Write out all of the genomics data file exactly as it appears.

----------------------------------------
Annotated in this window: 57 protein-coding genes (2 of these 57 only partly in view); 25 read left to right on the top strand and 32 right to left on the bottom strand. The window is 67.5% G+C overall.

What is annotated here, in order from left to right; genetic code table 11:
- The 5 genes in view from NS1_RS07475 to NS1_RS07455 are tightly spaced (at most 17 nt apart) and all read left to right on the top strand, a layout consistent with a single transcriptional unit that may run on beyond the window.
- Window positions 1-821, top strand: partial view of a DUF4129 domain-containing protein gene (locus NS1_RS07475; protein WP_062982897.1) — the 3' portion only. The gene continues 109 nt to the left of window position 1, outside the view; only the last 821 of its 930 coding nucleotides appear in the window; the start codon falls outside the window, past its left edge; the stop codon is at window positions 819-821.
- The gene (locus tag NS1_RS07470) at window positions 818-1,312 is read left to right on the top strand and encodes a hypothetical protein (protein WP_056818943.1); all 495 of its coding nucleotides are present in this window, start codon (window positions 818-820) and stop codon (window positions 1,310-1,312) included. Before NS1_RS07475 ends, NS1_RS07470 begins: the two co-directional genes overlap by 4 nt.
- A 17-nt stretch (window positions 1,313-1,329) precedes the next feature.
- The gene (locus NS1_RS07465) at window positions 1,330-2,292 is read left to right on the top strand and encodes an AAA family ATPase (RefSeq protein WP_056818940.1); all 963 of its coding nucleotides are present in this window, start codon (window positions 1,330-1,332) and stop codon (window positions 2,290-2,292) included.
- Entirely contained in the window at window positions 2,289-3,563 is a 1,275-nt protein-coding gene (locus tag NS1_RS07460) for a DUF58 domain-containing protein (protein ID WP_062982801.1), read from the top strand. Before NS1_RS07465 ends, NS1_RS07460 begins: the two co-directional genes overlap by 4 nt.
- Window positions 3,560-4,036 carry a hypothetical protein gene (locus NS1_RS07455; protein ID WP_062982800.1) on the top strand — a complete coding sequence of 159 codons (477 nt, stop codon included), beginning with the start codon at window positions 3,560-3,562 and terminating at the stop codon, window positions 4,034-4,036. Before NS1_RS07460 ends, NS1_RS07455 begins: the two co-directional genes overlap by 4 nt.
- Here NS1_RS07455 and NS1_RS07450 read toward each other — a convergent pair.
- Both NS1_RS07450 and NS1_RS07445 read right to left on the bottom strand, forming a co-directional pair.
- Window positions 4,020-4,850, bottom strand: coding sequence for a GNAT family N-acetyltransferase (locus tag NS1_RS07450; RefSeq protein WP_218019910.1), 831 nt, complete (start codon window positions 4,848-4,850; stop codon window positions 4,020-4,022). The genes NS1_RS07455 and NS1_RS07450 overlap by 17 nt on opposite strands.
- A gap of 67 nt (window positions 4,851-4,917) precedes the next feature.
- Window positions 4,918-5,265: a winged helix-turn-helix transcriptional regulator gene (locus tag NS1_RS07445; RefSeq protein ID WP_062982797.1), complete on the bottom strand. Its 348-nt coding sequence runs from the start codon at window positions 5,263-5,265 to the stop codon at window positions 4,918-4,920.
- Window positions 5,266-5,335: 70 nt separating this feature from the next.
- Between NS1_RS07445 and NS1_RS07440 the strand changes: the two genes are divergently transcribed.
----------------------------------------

Annotated in this window: 57 protein-coding genes (2 of these 57 only partly in view); 25 read left to right on the top strand and 32 right to left on the bottom strand. The window is 67.5% G+C overall.

What is annotated here, in order from left to right; genetic code table 11:
- The 5 genes in view from NS1_RS07475 to NS1_RS07455 are tightly spaced (at most 17 nt apart) and all read left to right on the top strand, a layout consistent with a single transcriptional unit that may run on beyond the window.
- Window positions 1-821, top strand: partial view of a DUF4129 domain-containing protein gene (locus NS1_RS07475; protein WP_062982897.1) — the 3' portion only. The gene continues 109 nt to the left of window position 1, outside the view; only the last 821 of its 930 coding nucleotides appear in the window; the start codon falls outside the window, past its left edge; the stop codon is at window positions 819-821.
- The gene (locus tag NS1_RS07470) at window positions 818-1,312 is read left to right on the top strand and encodes a hypothetical protein (protein WP_056818943.1); all 495 of its coding nucleotides are present in this window, start codon (window positions 818-820) and stop codon (window positions 1,310-1,312) included. Before NS1_RS07475 ends, NS1_RS07470 begins: the two co-directional genes overlap by 4 nt.
- A 17-nt stretch (window positions 1,313-1,329) precedes the next feature.
- The gene (locus NS1_RS07465) at window positions 1,330-2,292 is read left to right on the top strand and encodes an AAA family ATPase (RefSeq protein WP_056818940.1); all 963 of its coding nucleotides are present in this window, start codon (window positions 1,330-1,332) and stop codon (window positions 2,290-2,292) included.
- Entirely contained in the window at window positions 2,289-3,563 is a 1,275-nt protein-coding gene (locus tag NS1_RS07460) for a DUF58 domain-containing protein (protein ID WP_062982801.1), read from the top strand. Before NS1_RS07465 ends, NS1_RS07460 begins: the two co-directional genes overlap by 4 nt.
- Window positions 3,560-4,036 carry a hypothetical protein gene (locus NS1_RS07455; protein ID WP_062982800.1) on the top strand — a complete coding sequence of 159 codons (477 nt, stop codon included), beginning with the start codon at window positions 3,560-3,562 and terminating at the stop codon, window positions 4,034-4,036. Before NS1_RS07460 ends, NS1_RS07455 begins: the two co-directional genes overlap by 4 nt.
- Here NS1_RS07455 and NS1_RS07450 read toward each other — a convergent pair.
- Both NS1_RS07450 and NS1_RS07445 read right to left on the bottom strand, forming a co-directional pair.
- Window positions 4,020-4,850, bottom strand: coding sequence for a GNAT family N-acetyltransferase (locus tag NS1_RS07450; RefSeq protein WP_218019910.1), 831 nt, complete (start codon window positions 4,848-4,850; stop codon window positions 4,020-4,022). The genes NS1_RS07455 and NS1_RS07450 overlap by 17 nt on opposite strands.
- A gap of 67 nt (window positions 4,851-4,917) precedes the next feature.
- Window positions 4,918-5,265: a winged helix-turn-helix transcriptional regulator gene (locus tag NS1_RS07445; RefSeq protein ID WP_062982797.1), complete on the bottom strand. Its 348-nt coding sequence runs from the start codon at window positions 5,263-5,265 to the stop codon at window positions 4,918-4,920.
- Window positions 5,266-5,335: 70 nt separating this feature from the next.
- Between NS1_RS07445 and NS1_RS07440 the strand changes: the two genes are divergently transcribed.